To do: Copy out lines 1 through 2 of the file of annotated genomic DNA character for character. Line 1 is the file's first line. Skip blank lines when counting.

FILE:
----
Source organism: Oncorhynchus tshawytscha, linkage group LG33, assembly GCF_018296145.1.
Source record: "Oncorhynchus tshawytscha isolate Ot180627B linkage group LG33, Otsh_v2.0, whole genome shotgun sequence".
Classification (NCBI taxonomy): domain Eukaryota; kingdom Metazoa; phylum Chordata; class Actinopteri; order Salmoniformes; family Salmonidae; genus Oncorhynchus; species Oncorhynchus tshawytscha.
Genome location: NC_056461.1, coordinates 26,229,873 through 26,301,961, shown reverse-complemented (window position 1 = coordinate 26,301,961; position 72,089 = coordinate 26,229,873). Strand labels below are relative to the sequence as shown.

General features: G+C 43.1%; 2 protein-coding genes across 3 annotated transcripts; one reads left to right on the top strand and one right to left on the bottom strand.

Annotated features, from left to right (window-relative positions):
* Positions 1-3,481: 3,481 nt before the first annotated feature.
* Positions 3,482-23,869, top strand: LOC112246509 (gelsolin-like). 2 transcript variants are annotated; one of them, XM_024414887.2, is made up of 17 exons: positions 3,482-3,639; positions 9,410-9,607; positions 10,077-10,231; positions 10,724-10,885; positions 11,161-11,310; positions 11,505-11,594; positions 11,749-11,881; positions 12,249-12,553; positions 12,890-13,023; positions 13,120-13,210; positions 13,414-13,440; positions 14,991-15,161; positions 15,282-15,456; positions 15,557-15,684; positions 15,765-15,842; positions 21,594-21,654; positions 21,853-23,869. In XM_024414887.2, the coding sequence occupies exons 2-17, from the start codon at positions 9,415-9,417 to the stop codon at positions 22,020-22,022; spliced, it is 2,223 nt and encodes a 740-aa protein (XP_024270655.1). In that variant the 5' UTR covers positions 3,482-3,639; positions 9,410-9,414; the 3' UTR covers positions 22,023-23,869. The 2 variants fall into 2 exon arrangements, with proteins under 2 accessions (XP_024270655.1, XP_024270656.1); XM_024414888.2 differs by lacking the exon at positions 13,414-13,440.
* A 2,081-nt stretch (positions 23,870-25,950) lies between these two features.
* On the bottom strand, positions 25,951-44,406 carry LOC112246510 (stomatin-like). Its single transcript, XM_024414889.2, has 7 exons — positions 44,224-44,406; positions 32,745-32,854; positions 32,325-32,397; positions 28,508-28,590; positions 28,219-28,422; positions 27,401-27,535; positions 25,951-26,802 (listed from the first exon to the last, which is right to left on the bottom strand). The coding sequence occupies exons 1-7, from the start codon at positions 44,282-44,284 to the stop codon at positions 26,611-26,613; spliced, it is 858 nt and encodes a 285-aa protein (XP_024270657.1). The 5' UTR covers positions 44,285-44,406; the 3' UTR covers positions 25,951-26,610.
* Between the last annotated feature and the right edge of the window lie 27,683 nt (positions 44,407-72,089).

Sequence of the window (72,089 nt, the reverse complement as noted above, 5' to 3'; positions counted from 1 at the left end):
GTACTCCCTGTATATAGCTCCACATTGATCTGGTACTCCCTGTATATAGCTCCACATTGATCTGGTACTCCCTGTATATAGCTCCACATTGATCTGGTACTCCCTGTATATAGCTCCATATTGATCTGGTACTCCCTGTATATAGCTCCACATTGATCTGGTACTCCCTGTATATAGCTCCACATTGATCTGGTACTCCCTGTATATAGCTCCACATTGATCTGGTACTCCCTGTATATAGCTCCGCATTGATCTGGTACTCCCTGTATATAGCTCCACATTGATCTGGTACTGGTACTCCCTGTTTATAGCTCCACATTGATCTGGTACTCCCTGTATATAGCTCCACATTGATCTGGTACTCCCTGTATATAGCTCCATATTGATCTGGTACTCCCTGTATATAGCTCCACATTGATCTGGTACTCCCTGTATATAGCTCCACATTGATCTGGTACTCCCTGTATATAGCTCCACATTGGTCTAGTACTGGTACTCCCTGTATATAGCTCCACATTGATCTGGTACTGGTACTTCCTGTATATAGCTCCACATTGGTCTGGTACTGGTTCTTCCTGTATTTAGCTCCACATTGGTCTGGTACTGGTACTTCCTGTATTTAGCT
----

Source organism: Oncorhynchus tshawytscha, linkage group LG33, assembly GCF_018296145.1.
Source record: "Oncorhynchus tshawytscha isolate Ot180627B linkage group LG33, Otsh_v2.0, whole genome shotgun sequence".